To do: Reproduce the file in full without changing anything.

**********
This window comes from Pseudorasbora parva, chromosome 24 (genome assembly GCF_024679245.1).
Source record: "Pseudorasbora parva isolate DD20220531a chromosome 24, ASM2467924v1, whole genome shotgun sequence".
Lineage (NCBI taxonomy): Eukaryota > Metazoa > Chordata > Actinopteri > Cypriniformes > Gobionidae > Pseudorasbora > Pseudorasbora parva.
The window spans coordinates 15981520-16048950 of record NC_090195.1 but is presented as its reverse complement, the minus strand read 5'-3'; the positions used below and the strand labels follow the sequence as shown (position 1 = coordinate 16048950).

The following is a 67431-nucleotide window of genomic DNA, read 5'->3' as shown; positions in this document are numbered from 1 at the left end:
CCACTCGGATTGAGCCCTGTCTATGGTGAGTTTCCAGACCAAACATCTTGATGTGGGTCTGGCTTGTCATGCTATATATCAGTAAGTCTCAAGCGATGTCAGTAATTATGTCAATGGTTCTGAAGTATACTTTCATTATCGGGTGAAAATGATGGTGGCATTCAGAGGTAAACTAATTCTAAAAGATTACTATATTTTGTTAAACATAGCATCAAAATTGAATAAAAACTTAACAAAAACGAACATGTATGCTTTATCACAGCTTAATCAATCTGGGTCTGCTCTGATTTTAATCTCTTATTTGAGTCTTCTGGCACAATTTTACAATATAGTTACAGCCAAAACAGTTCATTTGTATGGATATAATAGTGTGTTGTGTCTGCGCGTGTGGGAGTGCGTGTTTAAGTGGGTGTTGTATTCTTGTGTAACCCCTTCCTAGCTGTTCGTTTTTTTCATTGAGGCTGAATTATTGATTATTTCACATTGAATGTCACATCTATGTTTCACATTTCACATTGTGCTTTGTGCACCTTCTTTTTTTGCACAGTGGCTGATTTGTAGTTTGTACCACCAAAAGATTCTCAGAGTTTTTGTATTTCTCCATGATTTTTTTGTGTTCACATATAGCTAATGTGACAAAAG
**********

This window comes from Pseudorasbora parva, chromosome 24 (genome assembly GCF_024679245.1).
Source record: "Pseudorasbora parva isolate DD20220531a chromosome 24, ASM2467924v1, whole genome shotgun sequence".
Lineage (NCBI taxonomy): Eukaryota > Metazoa > Chordata > Actinopteri > Cypriniformes > Gobionidae > Pseudorasbora > Pseudorasbora parva.
The window spans coordinates 15981520-16048950 of record NC_090195.1 but is presented as its reverse complement, the minus strand read 5'-3'; the positions used below and the strand labels follow the sequence as shown (position 1 = coordinate 16048950).

The following is a 67431-nucleotide window of genomic DNA, read 5'->3' as shown; positions in this document are numbered from 1 at the left end:
CCACTCGGATTGAGCCCTGTCTATGGTGAGTTTCCAGACCAAACATCTTGATGTGGGTCTGGCTTGTCATGCTATATATCAGTAAGTCTCAAGCGATGTCAGTAATTATGTCAATGGTTCTGAAGTATACTTTCATTATCGGGTGAAAATGATGGTGGCATTCAGAGGTAAACTAATTCTAAAAGATTACTATATTTTGTTAAACATAGCATCAAAATTGAATAAAAACTTAACAAAAACGAACATGTATGCTTTATCACAGCTTAATCAATCTGGGTCTGCTCTGATTTTAATCTCTTATTTGAGTCTTCTGGCACAATTTTACAATATAGTTACAGCCAAAACAGTTCATTTGTATGGATATAATAGTGTGTTGTGTCTGCGCGTGTGGGAGTGCGTGTTTAAGTGGGTGTTGTATTCTTGTGTAACCCCTTCCTAGCTGTTCGTTTTTTTCATTGAGGCTGAATTATTGATTATTTCACATTGAATGTCACATCTATGTTTCACATTTCACATTGTGCTTTGTGCACCTTCTTTTTTTGCACAGTGGCTGATTTGTAGTTTGTACCACCAAAAGATTCTCAGAGTTTTTGTATTTCTCCATGATTTTTTTGTGTTCACATATAGCTAATGTGACAAAAG